Imaginary Enemy is The Used's sixth studio offering and has been described by some as "their political album". While it would appear that way as the album sparks into life with frontman Bert McCracken "calling for revolution," there does also seem to be another side to this disc with songs like "Cry" dealing with subjects immediately more personal to McCracken.
However, it's this conflicting subject matter which makes Imaginary Enemy a bit of a confusing listen as one moment McCracken is tugging at the heartstrings of the teen-rock brigade on the aforementioned "Cry" then, a couple of songs further down the line on "A Song To Stifle Imperial Progression (A Work In Progress)", the vocalist is giving us his take on the war on terror screaming "Drill a hole and fuck the ground and spend the cash and print some more." Clearly McCracken has got a lot to get off his chest and he's using this record as a vehicle for his feeling, but there are times when you are left wondering at who this record is aimed.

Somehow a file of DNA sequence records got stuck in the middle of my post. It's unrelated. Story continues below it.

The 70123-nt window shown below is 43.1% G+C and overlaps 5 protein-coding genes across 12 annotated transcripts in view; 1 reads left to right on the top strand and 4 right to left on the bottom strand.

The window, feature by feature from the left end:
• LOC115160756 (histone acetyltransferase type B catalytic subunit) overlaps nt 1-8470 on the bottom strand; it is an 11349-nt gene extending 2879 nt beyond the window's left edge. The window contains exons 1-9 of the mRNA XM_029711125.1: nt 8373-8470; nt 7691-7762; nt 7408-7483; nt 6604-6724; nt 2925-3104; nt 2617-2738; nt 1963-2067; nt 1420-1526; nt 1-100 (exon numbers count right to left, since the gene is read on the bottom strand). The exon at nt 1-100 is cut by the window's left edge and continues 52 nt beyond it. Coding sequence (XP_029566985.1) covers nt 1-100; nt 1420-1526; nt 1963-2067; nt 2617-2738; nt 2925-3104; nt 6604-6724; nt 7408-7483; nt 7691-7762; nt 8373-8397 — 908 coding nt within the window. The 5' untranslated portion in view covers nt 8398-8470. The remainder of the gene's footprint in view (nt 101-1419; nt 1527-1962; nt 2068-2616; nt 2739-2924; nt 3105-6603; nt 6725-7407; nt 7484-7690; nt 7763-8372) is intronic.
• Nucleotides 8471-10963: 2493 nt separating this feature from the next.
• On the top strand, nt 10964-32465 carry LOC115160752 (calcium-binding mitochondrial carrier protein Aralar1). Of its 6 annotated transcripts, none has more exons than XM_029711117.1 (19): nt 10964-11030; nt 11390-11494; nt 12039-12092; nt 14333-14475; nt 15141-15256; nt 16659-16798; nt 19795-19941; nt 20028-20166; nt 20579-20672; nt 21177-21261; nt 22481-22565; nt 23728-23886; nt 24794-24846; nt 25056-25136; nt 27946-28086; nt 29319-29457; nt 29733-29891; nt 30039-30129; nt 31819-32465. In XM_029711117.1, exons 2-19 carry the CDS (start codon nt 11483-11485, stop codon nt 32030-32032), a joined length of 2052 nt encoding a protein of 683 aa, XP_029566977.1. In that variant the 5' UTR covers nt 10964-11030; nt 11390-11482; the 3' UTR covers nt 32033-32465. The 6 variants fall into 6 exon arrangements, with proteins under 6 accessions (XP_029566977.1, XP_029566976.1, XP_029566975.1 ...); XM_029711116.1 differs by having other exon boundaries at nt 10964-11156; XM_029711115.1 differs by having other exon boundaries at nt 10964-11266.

Obviously the 30 Seconds To Mars, Enter Shikari, My Chemical Romance crowd are going to instantly take the angsty electro-punk-rock that The Used peddle straight to their hearts, but are those who are looking for more meat behind an album with "political statements" going to want to listen to the likes of "Cry" and "El-Oh-Vee-Ee" just to hear another familiar take on the USA and Middle East?
Shifting away from the message for a moment and taking Imaginary Enemy as a whole, it's hard to deny that it is a solid addition to their catalogue. The rock is catchy enough to appeal to the modern rock generation, the familiar Bert McCracken angst is there but as the album hits an emotional high on "Force Without Violence" it does feel that Imaginary Enemy is The Used starting to make a tricky transition from angsty rockers angry at the world into a band who want their fanbase to sit up and think.
04. A Song To Stifle Personal Progression (A Work In Progress)
05. Generation Throwaway
06. Make Believe
08. Imaginary Enemy
09. Kenna Song
10. Force Without Violence